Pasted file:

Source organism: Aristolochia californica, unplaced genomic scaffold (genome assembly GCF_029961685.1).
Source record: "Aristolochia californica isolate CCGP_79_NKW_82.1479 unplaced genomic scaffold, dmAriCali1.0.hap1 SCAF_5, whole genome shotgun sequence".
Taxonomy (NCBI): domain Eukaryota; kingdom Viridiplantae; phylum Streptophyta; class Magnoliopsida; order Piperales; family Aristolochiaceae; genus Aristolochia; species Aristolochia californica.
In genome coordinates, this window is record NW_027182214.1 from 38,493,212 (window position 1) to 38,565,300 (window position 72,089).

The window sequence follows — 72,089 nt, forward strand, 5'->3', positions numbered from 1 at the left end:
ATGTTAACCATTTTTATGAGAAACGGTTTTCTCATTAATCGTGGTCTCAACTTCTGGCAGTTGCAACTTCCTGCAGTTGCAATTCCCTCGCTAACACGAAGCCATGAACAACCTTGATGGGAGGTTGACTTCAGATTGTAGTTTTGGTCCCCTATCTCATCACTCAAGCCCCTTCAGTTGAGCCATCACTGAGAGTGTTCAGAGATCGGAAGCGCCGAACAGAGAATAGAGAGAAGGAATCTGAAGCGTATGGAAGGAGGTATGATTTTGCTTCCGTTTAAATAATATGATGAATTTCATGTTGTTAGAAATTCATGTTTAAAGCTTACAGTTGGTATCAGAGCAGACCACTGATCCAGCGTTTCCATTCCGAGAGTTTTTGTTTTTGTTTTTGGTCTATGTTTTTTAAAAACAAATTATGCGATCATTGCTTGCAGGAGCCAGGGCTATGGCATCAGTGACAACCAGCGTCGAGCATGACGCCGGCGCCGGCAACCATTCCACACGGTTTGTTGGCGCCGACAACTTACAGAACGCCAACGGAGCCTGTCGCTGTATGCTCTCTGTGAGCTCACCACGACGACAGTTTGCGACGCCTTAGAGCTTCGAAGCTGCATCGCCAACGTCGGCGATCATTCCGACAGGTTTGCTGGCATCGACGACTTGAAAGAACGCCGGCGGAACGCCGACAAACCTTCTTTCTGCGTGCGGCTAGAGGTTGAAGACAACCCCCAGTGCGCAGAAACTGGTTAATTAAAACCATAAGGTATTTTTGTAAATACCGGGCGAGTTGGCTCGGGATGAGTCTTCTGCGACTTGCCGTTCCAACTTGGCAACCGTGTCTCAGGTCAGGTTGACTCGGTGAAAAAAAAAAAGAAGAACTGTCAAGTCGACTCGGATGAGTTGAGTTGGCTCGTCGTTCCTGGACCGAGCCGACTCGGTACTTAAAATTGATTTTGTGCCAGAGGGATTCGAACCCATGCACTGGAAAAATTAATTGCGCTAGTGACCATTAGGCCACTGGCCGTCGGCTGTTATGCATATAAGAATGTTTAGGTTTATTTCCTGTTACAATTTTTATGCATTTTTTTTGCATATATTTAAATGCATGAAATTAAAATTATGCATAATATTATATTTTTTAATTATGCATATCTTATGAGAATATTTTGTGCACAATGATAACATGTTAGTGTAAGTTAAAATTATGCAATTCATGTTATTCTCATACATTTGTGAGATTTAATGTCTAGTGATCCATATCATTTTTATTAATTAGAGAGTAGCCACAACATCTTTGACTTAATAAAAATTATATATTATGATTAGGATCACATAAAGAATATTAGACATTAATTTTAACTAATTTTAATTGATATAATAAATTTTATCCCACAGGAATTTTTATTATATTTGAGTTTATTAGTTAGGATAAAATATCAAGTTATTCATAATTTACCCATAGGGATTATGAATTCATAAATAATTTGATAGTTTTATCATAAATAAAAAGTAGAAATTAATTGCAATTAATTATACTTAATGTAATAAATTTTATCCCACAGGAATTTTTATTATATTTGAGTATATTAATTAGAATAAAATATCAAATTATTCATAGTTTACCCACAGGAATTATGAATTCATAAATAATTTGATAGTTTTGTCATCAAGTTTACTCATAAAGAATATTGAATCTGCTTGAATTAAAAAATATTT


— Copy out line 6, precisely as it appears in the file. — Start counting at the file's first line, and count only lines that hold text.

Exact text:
ATGTTAACCATTTTTATGAGAAACGGTTTTCTCATTAATCGTGGTCTCAACTTCTGGCAGTTGCAACTTCCTGCAGTTGCAATTCCCTCGCTAACACGAAGCCATGAACAACCTTGATGGGAGGTTGACTTCAGATTGTAGTTTTGGTCCCCTATCTCATCACTCAAGCCCCTTCAGTTGAGCCATCACTGAGAGTGTTCAGAGATCGGAAGCGCCGAACAGAGAATAGAGAGAAGGAATCTGAAGCGTATGGAAGGAGGTATGATTTTGCTTCCGTTTAAATAATATGATGAATTTCATGTTGTTAGAAATTCATGTTTAAAGCTTACAGTTGGTATCAGAGCAGACCACTGATCCAGCGTTTCCATTCCGAGAGTTTTTGTTTTTGTTTTTGGTCTATGTTTTTTAAAAACAAATTATGCGATCATTGCTTGCAGGAGCCAGGGCTATGGCATCAGTGACAACCAGCGTCGAGCATGACGCCGGCGCCGGCAACCATTCCACACGGTTTGTTGGCGCCGACAACTTACAGAACGCCAACGGAGCCTGTCGCTGTATGCTCTCTGTGAGCTCACCACGACGACAGTTTGCGACGCCTTAGAGCTTCGAAGCTGCATCGCCAACGTCGGCGATCATTCCGACAGGTTTGCTGGCATCGACGACTTGAAAGAACGCCGGCGGAACGCCGACAAACCTTCTTTCTGCGTGCGGCTAGAGGTTGAAGACAACCCCCAGTGCGCAGAAACTGGTTAATTAAAACCATAAGGTATTTTTGTAAATACCGGGCGAGTTGGCTCGGGATGAGTCTTCTGCGACTTGCCGTTCCAACTTGGCAACCGTGTCTCAGGTCAGGTTGACTCGGTGAAAAAAAAAAAGAAGAACTGTCAAGTCGACTCGGATGAGTTGAGTTGGCTCGTCGTTCCTGGACCGAGCCGACTCGGTACTTAAAATTGATTTTGTGCCAGAGGGATTCGAACCCATGCACTGGAAAAATTAATTGCGCTAGTGACCATTAGGCCACTGGCCGTCGGCTGTTATGCATATAAGAATGTTTAGGTTTATTTCCTGTTACAATTTTTATGCATTTTTTTTGCATATATTTAAATGCATGAAATTAAAATTATGCATAATATTATATTTTTTAATTATGCATATCTTATGAGAATATTTTGTGCACAATGATAACATGTTAGTGTAAGTTAAAATTATGCAATTCATGTTATTCTCATACATTTGTGAGATTTAATGTCTAGTGATCCATATCATTTTTATTAATTAGAGAGTAGCCACAACATCTTTGACTTAATAAAAATTATATATTATGATTAGGATCACATAAAGAATATTAGACATTAATTTTAACTAATTTTAATTGATATAATAAATTTTATCCCACAGGAATTTTTATTATATTTGAGTTTATTAGTTAGGATAAAATATCAAGTTATTCATAATTTACCCATAGGGATTATGAATTCATAAATAATTTGATAGTTTTATCATAAATAAAAAGTAGAAATTAATTGCAATTAATTATACTTAATGTAATAAATTTTATCCCACAGGAATTTTTATTATATTTGAGTATATTAATTAGAATAAAATATCAAATTATTCATAGTTTACCCACAGGAATTATGAATTCATAAATAATTTGATAGTTTTGTCATCAAGTTTACTCATAAAGAATATTGAATCTGCTTGAATTAAAAAATATTT